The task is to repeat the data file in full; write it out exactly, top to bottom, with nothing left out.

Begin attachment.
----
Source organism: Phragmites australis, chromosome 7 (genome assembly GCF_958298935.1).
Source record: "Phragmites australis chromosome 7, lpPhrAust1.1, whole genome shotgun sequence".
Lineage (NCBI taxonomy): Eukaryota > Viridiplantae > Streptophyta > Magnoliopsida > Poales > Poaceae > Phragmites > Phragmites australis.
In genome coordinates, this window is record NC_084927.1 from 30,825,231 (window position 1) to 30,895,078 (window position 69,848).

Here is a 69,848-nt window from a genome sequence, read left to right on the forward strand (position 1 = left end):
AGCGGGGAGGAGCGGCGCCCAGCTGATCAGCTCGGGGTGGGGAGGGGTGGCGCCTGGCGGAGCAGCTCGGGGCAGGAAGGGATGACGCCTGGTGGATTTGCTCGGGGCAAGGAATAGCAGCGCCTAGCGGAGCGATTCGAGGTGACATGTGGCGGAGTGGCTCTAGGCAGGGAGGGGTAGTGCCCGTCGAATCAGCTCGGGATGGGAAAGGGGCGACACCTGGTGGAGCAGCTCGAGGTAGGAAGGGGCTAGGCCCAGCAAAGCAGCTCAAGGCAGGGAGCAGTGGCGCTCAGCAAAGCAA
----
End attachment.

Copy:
Source organism: Phragmites australis, chromosome 7 (genome assembly GCF_958298935.1).
Source record: "Phragmites australis chromosome 7, lpPhrAust1.1, whole genome shotgun sequence".
Lineage (NCBI taxonomy): Eukaryota > Viridiplantae > Streptophyta > Magnoliopsida > Poales > Poaceae > Phragmites > Phragmites australis.
In genome coordinates, this window is record NC_084927.1 from 30,825,231 (window position 1) to 30,895,078 (window position 69,848).

Here is a 69,848-nt window from a genome sequence, read left to right on the forward strand (position 1 = left end):
AGCGGGGAGGAGCGGCGCCCAGCTGATCAGCTCGGGGTGGGGAGGGGTGGCGCCTGGCGGAGCAGCTCGGGGCAGGAAGGGATGACGCCTGGTGGATTTGCTCGGGGCAAGGAATAGCAGCGCCTAGCGGAGCGATTCGAGGTGACATGTGGCGGAGTGGCTCTAGGCAGGGAGGGGTAGTGCCCGTCGAATCAGCTCGGGATGGGAAAGGGGCGACACCTGGTGGAGCAGCTCGAGGTAGGAAGGGGCTAGGCCCAGCAAAGCAGCTCAAGGCAGGGAGCAGTGGCGCTCAGCAAAGCAA